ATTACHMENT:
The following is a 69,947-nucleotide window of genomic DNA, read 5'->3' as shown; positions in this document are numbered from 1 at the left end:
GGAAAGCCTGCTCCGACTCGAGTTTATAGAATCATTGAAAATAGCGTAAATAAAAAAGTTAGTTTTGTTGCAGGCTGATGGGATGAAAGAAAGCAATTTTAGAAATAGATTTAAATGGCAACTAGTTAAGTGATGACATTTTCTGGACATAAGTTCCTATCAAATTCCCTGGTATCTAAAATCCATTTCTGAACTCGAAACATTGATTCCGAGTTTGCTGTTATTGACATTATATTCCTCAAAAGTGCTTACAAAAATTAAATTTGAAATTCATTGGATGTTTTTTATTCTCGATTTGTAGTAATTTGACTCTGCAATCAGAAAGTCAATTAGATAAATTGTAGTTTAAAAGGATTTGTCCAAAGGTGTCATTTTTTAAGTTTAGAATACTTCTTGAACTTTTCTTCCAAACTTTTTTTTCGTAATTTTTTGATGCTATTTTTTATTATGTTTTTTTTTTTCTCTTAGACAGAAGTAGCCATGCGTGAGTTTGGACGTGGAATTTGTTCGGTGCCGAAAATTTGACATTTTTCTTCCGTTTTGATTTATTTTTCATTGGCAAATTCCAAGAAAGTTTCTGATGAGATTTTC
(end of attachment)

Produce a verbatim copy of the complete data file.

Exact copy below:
The following is a 69,947-nucleotide window of genomic DNA, read 5'->3' as shown; positions in this document are numbered from 1 at the left end:
GGAAAGCCTGCTCCGACTCGAGTTTATAGAATCATTGAAAATAGCGTAAATAAAAAAGTTAGTTTTGTTGCAGGCTGATGGGATGAAAGAAAGCAATTTTAGAAATAGATTTAAATGGCAACTAGTTAAGTGATGACATTTTCTGGACATAAGTTCCTATCAAATTCCCTGGTATCTAAAATCCATTTCTGAACTCGAAACATTGATTCCGAGTTTGCTGTTATTGACATTATATTCCTCAAAAGTGCTTACAAAAATTAAATTTGAAATTCATTGGATGTTTTTTATTCTCGATTTGTAGTAATTTGACTCTGCAATCAGAAAGTCAATTAGATAAATTGTAGTTTAAAAGGATTTGTCCAAAGGTGTCATTTTTTAAGTTTAGAATACTTCTTGAACTTTTCTTCCAAACTTTTTTTTCGTAATTTTTTGATGCTATTTTTTATTATGTTTTTTTTTTTCTCTTAGACAGAAGTAGCCATGCGTGAGTTTGGACGTGGAATTTGTTCGGTGCCGAAAATTTGACATTTTTCTTCCGTTTTGATTTATTTTTCATTGGCAAATTCCAAGAAAGTTTCTGATGAGATTTTC